Date: June 06, 2016
Author: Mark Hayes

Day flags Zika Games concerns

Jason Day has opened the possibility of missing the Rio Olympics with concerns over the Zika virus.

It’s understood the world No.1 is one of a handful of elite US PGA Tour players considering whether or not to attend the Games in Brazil over fears for their partners and future children.

Earlier this year, the World Health Organisation classified Zika, a mosquito-transmitted illness that can result in microcephaly and other developmental problems in infants, as a “public health emergency of international concern”.

And despite recent reports from many health professionals and respective Olympic committees that the Games will proceed safely, Day said he wanted to be sure before committing.

“It’s difficult to say right now,” said the Australian, the father of Dash, 3 and Lucy, seven months, but whose wife Ellie has made no secret of her desire for a big family.

“We’re just really trying to monitor what’s going on and make an educated decision because obviously we’re not done having kids.”

Should Day pass on the Olympics, it would be a huge blow to golf, back in the Games for the first time since St Louis in 1904.

A number of players have already pulled out — including fellow Australians Adam Scott and Marc Leishman, South Africans Louis Oosthuizen and Charl Schwartzel, and Fiji’s Vijay Singh – but none as high profile as the 28-year-old Day, who has three US PGA Tour victories this year and seven in the past year.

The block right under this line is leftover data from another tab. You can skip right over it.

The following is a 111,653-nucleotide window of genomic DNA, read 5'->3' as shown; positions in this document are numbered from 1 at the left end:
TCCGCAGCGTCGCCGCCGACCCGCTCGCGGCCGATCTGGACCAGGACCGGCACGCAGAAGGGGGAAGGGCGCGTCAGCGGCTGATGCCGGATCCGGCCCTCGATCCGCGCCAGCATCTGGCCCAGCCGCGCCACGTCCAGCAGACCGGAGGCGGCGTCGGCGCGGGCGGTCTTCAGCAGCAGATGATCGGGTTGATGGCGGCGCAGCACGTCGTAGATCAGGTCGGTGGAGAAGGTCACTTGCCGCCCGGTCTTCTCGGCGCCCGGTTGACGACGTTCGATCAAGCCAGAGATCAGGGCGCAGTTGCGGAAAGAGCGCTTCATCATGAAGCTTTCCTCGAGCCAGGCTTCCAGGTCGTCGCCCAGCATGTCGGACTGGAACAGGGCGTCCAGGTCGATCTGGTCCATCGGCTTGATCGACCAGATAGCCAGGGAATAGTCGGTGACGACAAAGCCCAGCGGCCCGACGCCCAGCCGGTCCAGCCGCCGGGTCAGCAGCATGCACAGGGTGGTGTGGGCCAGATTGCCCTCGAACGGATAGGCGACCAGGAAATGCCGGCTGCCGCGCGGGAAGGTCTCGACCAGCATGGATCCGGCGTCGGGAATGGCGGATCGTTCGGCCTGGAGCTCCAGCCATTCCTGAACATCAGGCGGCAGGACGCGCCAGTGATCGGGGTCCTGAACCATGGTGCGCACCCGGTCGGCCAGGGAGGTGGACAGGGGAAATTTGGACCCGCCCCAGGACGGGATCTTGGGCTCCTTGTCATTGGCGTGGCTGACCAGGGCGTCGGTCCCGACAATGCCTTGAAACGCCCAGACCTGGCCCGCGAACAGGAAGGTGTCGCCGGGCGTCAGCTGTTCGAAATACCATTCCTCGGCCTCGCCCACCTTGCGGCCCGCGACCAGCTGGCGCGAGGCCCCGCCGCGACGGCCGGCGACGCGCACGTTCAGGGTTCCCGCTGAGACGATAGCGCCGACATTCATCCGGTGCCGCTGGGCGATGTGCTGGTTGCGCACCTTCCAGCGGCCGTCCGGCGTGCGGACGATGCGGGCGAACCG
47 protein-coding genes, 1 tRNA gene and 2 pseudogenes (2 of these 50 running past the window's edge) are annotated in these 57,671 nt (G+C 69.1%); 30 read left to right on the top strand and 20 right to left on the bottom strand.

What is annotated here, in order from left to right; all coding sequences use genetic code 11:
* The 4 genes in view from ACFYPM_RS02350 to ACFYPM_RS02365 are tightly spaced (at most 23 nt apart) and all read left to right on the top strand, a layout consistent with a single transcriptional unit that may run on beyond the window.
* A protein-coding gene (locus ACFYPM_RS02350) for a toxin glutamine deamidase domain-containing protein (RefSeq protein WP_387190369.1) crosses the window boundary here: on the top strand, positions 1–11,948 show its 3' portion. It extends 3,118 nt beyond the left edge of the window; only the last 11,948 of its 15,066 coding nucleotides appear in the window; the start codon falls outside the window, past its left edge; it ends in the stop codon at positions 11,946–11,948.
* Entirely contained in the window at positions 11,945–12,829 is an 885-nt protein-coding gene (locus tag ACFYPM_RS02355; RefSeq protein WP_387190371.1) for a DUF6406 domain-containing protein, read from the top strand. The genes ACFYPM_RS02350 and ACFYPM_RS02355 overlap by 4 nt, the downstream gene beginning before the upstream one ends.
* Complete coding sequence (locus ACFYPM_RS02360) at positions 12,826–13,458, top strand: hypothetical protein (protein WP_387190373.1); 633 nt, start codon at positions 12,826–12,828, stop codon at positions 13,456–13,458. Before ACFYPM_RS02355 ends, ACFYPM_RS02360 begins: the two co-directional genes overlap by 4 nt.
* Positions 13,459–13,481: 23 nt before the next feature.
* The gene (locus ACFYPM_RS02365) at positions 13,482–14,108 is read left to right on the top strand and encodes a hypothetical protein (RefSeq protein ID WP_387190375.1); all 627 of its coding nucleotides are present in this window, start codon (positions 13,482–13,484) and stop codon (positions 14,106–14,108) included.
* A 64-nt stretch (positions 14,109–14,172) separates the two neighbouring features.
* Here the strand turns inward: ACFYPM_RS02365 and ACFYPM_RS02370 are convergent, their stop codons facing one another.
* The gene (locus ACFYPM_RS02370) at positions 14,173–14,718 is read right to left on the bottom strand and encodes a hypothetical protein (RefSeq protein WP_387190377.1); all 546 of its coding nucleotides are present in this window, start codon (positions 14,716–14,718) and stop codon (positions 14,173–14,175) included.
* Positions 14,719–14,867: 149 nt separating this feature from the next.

“Obviously (incidents of the disease) could happen in the (United) States, but I think if you are putting yourself down there (in Brazil), there is a chance of you getting it,” said Day, who’s also made no secret of his desire to win an Olympic medal and enjoy the Games experience.

“We are going to explore every avenue to make sure we make an educated decision before we go down there.

“It’s just hard. It’s a medical issue. We will see. We have to see an independent doctor, not just the PGA doctor. I’m not saying it’s bias. I’m just saying we need independent advice.

“I think there’s a lot of guys who are on the fence about it because they don’t want to put themselves in harm’s way.”

Detroit Tigers Major League Baseball pitcher Francisco Rodriguez last week said he contracted Zika in Venezuela during the off-season and was sick for weeks and a soccer player who is a friend of Japanese golfer Hideki Matsuyama had also recently been afflicted.

“I don’t think it’s an Olympic issue, I don’t think it’s a Rio issue,” Day said. “I think it’s a medical issue that’s attached to `What happens if I go there, get it, and bring it back?’ – because they don’t know.

“The recommendation from the CDC (Centre for Disease Control) is `X’, but you don’t know how long it will last in your body.

“So I am a little wary … I just have to make a smart, educated decision on whether I go or not.”

World No.3 Rory McIlroy had previously raised the same fears, but this weekend said was no longer worried about the Zika virus and that he was now “ready to play” in Rio.

“I feel like the advice I've sought out over the past 10 days has put my mind at ease and makes me more comfortable going down there knowing that, even if I do contract Zika, it's not the end of the world. It takes six months to pass through your system and you're fine.”